Chris McCully

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Muddled Chief

Friday, 29 November 2019 at 09:06

Muddled Chief I've been tying patterns for Orkney next summer. Among the flies was this splendidly muddled Clan Chief. This isn't an Orkney pattern but - in this adaptation - one from the Shetlands. I found it among Bobby Irvine's Shetland flies (https://www.shetlandtrout.co.uk/cast-of-the-month---august-2016---bobby-irvine.html). I've had success among sea-trout with the original Clan Chief (which ultimately originated in the Hebrides from the late, great John Kennedy's vice) and the Shetland tweaking looks as if it might work in peat-stained waters. Bobby Irvine notes that this brightly-coloured fly is 'particularly effective on hill lochs'. Although Orkney has few 'hill lochs' as such I'll certainly give the fly a lash once I'm up in the far North.

Cormorants as therapy

Sunday, 24 November 2019 at 11:37

Cormorants One antidote to SAD (below) is to oblige oneself to do...something, even it's a something that could be almost anything. I obliged myself to think of next summer and a possible trip to Orkney. The website of the Orkney Trout Fishing Association (https://www.orkneytroutfishing.co.uk/index.html) not only contains information about the trout (and sea-trout) fishing available to visitors but also has pages and images devoted to artificial flies successfully used on Orkney's lochs. As things were I selected patterns which I might also try on Grafham and Rutland and found myself tying half-a-dozen Cormorants - a fly which can be fished very slowly (in hatches of buzzers) as well as pulled (as a sort of mini-lure). As I was working I imagined standing stones, chambered cairns, violet sunsets...and rising trout. Fly-tying as therapy, I suppose.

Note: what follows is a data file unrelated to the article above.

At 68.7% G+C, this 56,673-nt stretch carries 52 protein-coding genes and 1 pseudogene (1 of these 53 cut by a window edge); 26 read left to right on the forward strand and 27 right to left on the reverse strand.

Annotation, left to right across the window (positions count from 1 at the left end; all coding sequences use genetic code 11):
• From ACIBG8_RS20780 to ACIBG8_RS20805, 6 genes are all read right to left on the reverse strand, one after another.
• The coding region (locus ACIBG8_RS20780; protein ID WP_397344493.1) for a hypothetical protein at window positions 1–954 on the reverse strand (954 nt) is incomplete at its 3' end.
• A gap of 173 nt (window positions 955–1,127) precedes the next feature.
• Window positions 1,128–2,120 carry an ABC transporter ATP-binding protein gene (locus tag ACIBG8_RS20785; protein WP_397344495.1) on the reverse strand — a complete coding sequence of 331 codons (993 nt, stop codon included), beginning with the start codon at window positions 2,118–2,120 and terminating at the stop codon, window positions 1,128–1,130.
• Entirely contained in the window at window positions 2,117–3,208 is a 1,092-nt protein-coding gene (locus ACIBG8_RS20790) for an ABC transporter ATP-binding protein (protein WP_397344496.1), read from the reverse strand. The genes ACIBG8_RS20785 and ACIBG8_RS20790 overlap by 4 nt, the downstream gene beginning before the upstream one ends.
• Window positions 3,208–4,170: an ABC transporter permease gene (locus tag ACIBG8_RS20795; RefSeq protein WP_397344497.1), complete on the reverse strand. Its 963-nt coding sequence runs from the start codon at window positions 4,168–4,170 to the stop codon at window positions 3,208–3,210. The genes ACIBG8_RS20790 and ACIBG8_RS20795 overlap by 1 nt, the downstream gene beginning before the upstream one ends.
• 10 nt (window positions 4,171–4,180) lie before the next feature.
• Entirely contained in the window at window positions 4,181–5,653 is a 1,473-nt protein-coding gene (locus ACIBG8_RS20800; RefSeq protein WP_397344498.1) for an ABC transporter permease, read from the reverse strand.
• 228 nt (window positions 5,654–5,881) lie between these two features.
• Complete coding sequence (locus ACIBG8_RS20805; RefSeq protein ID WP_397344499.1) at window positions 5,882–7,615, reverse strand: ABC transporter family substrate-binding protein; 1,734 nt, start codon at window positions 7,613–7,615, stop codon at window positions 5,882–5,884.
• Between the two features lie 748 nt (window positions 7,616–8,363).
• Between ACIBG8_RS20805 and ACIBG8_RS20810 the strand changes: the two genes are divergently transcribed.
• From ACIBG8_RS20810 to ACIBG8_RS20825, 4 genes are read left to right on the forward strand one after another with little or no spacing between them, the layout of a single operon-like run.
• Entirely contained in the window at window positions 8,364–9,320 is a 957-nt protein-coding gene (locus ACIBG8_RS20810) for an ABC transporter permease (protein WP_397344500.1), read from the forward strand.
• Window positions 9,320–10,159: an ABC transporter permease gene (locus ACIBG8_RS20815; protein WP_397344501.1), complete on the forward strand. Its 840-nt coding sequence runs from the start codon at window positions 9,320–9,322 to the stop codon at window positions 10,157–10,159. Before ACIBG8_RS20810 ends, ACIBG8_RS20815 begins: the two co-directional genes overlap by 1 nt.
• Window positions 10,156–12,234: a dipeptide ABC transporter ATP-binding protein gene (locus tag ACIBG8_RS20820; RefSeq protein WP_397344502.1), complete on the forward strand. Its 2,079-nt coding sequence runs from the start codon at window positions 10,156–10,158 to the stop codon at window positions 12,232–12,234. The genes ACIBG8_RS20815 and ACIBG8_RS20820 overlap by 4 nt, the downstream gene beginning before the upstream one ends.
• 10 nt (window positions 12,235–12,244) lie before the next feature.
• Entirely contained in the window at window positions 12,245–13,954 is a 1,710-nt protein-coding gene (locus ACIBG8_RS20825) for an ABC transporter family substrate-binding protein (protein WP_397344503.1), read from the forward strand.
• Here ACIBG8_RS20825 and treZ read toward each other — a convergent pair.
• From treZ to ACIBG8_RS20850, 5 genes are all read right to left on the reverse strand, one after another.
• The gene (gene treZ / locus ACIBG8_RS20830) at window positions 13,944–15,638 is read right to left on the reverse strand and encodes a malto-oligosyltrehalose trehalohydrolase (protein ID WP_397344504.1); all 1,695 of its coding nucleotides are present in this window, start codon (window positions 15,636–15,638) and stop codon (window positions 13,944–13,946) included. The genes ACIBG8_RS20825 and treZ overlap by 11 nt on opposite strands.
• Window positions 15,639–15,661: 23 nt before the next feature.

SAD

Sunday, 24 November 2019 at 09:46

SAD There's a dip - of mood, drive, enjoyment - in every angling year. For me it always falls around the end of November and continues until January; I suspect it's connected with SAD (Seasonal Affective Disorder) which in turn is connected with a relative lack of light. 'The year's whole sap is sunk,' wrote the poet Donne of St. Lucy's Day (December 13th) and at this time of year I don't do well in the sap department. Occasionally I force myself to fish although these days, solitary winter fishing usually turns into a walk with a fishing-rod. (What is one pike more? One chub more? One pin whiting more?) It's better to fish in company, and if the company comes with a sunny day and a pie then all can seem more hopeful in the drear days of the full gutter and the fallen leaf. There are angling plans, too, and some winter fly-tying; there are the garden birds; there are special lamps which simulate exposure to sunlight. And yet... It's hard to adjust. However much I force myself to fish, I miss the energy I once had. I miss the times gone. And I miss my dogs.

The wicker men

Sunday, 17 November 2019 at 14:23